I won't lie. I am a world-record holder in changing my mind, and the undisputed heavyweight champion of indecision. I agonize endlessly over choices, flip-flop back and forth a million times, and end up causing myself—and those close to me—much undue stress and uncertainty.
For example, should I move to another city or stay where I am? Switch careers? Rent or buy a house? Go on a date with that ultra-wealthy, supermodel? Adopt a dozen pet eels?
Some of these questions likely have no clear, objective answer.
However, I have recently stumbled across a life-changing idea that promises to radically reshape my decision-making process—and hopefully yours as well—when it comes to formerly stubborn, complex dilemmas.
The idea comes from philosophy, and is called the incommensurability of values.
What in blue blazes does that mean?
In plain language, this means that values aren't like scientific or mathematical problems. You can't just measure them out, count them up and come up with an equation of greater than (<), equal to (=) or less than (>).
Because, values don't work that way. They are subjective, and always will be—to some degree at least.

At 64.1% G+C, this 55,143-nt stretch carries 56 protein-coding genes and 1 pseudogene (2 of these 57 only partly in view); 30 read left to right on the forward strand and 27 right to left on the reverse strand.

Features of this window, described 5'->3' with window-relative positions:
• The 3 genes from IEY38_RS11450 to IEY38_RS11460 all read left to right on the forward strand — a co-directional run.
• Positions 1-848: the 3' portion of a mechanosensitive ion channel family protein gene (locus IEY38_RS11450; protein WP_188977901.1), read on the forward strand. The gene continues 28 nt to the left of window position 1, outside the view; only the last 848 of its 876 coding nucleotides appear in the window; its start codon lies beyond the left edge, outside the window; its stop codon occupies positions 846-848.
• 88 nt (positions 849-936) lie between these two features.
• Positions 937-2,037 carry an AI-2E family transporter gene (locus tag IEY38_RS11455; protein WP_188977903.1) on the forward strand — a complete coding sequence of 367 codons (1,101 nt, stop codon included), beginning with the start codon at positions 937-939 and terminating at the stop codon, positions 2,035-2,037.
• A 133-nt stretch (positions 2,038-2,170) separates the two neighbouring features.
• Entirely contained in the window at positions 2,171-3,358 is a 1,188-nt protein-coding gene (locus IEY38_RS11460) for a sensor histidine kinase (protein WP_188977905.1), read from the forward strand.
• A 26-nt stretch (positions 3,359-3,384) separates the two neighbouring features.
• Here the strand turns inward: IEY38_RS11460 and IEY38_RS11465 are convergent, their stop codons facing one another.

For as long as I can remember, I have been looking for external, objective reasons to justify my choices. There has always been a neatness, a solidity to those reasons that felt compelling—not only to myself, but to others, when I used them to persuade and influence others to my way of thinking.
The real trick to making those momentous, life-altering decisions is to realize that we can —and do — come up with our own reasons in support of the choices that align with our values.
As Ruth Chang remarks, we can "become the authors of our own lives". When decisions seem difficult, we can list our values, create connections between them and our potential alternatives, and use our agency to decide who we want to be.
For example, my core values are courage, compassion, community, patience, and hard work.
I can run a choice—let's say between becoming a stockbroker or a writer—past the filter of my values, and the choice not only becomes easier, but becomes integrated into my identity.
What hard choice(s) are you currently struggling with? How can you decide on/use your values to clarify which alternative works best for you!
And definitely check out Ruth Chang's Ted Talk if you haven't yet. It is where I first encountered the idea of incommensurability. Don't be concerned: it is accessible and inspiring!